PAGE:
January 14, 2015

Why didn't The Doctor interfere?

Growing up, if you had asked my parents what kind of family we were, they wouldn’t have hesitated. They would have responded with “Christian” or even, “God-fearing”.

Me, I am not quite as able to make blanket statements regarding my family. We are not an atheist family (I mean, my spouse doesn’t even identify as an atheist—he’s an agnostic). We’re a family of individuals. The closest that I can typically come to statements similar to my parents’ is to say, “We encourage free-thinking.”

There is, however, one label that I can freely and comfortably apply to our family.

We are unabashedly, unashamedly, committed Whovians.

That’s right. Whovians. As such, we have a wide variety of conversations that are sparked by the Doctor and his companions. It amazes me sometimes the sheer variety of topics that we can introduce using the Doctor.


Recently, the spouse and I revisited Torchwood: Miracle. The fifth season of the spinoff aired shortly after we got satellite service, and it holds a special place in our Doctor nostalgia—it was the show that actually introduced us to Doctor Who to begin with.

During the course of the show, my dearly beloved spouse made an observation. At the time, it didn’t really stick with me, but it was one of those statements that, in the course of our further conversations, or perhaps while reading some blog or passage of a book, recurred to me. He simply said: “This really seems like a great time for The Doctor to show up.”

It was simple and profound.

The Doc is by no means omnipotent or omniscient—I’d say that a major part of the concept hinges on his very lack of those characteristics. He wanders into harrowing situations and often escapes by only the skin of his teeth. He’s the ultimate triumph of reason over circumstance.

Why, then, in all of time and space, did he fail to see this situation unfolding?

If you’re familiar with the lore, you’ll probably agree that this situation is at least partly the Doctor’s fault. After all, many of his decisions made Jack immortal.

Because of my deep love for the Doctor, I began to suggest reasons why he couldn’t attend to the needs of earth at that moment.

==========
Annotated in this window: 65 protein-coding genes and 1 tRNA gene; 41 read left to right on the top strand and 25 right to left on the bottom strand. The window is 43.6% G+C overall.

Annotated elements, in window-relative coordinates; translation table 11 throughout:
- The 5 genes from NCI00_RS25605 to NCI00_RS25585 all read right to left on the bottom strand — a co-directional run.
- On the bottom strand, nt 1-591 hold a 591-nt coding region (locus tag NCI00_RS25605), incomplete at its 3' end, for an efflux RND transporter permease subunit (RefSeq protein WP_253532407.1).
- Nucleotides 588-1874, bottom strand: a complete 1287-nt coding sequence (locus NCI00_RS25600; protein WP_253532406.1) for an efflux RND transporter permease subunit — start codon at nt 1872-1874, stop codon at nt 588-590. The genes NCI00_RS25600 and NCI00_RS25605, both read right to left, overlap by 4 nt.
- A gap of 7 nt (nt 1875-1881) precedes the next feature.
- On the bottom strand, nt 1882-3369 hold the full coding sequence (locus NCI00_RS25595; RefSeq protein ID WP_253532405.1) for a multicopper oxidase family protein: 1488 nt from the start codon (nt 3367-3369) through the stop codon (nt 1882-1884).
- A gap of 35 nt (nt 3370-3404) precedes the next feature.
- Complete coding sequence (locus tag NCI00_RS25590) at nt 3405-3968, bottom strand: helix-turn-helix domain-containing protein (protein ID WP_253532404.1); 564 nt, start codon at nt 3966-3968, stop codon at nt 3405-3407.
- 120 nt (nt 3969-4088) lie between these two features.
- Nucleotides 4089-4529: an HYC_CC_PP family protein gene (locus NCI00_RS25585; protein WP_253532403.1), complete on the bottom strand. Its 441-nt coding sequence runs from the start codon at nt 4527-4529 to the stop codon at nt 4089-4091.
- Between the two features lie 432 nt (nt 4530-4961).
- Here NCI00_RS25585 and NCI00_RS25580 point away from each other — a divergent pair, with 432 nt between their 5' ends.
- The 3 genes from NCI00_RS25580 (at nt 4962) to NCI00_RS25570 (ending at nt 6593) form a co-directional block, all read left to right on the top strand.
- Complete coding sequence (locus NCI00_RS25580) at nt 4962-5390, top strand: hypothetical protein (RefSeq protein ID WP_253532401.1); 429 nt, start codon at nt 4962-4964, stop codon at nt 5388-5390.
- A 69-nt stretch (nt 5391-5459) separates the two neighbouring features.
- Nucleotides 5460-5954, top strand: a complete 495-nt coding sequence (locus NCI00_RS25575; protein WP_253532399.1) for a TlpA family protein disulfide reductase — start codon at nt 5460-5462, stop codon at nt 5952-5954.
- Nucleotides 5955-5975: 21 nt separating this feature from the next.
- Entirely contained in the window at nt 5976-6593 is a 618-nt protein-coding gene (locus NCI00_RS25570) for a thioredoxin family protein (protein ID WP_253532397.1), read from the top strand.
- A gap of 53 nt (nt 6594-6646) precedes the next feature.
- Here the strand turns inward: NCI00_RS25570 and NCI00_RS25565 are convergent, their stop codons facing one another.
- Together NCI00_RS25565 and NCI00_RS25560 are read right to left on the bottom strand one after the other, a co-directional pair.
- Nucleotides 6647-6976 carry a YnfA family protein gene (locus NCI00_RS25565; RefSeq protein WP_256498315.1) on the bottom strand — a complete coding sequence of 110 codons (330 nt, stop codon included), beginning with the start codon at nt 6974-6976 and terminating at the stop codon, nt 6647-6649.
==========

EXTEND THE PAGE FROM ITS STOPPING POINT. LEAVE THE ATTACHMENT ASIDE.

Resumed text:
Perhaps there was some other crisis at the other end of the universe, or in a different time. And my husband: But he’s a time traveller. If anyone can be in two places at once…it’s the Doctor. He’s everywhere at once (except Manhattan in the 1930s!).

Perhaps the Doc already knew how it would turn out and didn’t feel the need to interfere. But then, why did so many people have to suffer and die?

By this point, you may be asking yourself, what is the point of this post? And why here, and not say, Tumblr, if I’m going to rail on and on about the significance of the minutiae of the Doctor’s noninterference? Isn’t this a blog that usually deals with atheism, feminism and the like?

To which I would say: Patience…is a virtue, my friends. In a very somber voice.

I vehemently defended what was arguably an irrational position because of my love of the Doctor, and it truly reminded me of discussions my spouse and I had so many times before I left my faith—only, in those discussions, I was defending God.

It amazes me how we defend ideas that we cherish, sometimes at the expense of obvious flaws in our reasoning.

This discussion, though, did differ in one truly marked way.

When I admitted, finally, that this probably would truly have been a good time for the Doctor to intervene, the Doctor wasn’t diminished. I already knew that he was a flawed individual. He is often impulsive. He may disappear for long periods of time with no explanation. He has difficulty focusing. He is not perfect, he is not omnipotent. He is not omniscient or omnipresent. He’s not all good or all just. These are characteristics that we know from following him through the seasons of his life (see what I did there? Ha!).

This is significantly different from God. When I was defending God, I was defending his innate characteristics.

In the face of something like Darfur—a conversation that my husband and I had at one point—how do I maintain that God is all-good, all-just, compassionate, omniscient, omnipresent, omnipotent? God is diminished by that argument. He is not a flawed being. He should be moved—by compassion alone—to work on behalf of justice.

The only way to defend the behavior is to make leaps of logic—like my defenses of the Doctor. And yet, as I made those leaps of logic, it wasn’t even as well-grounded as my defenses of an arguably fictional character. My fictional character, at least, contains acknowledged faults.

What leaps of logic are you willing to make? For me, the answer is: not many.

For the Doctor, perhaps. But for the image of God that I was raised with? I simply can’t justify the concept of a flawed deity with the concept that I was raised to believe in. It’s not a deity that I can give my unquestioning fealty.


It’s simply not possible, not for me.

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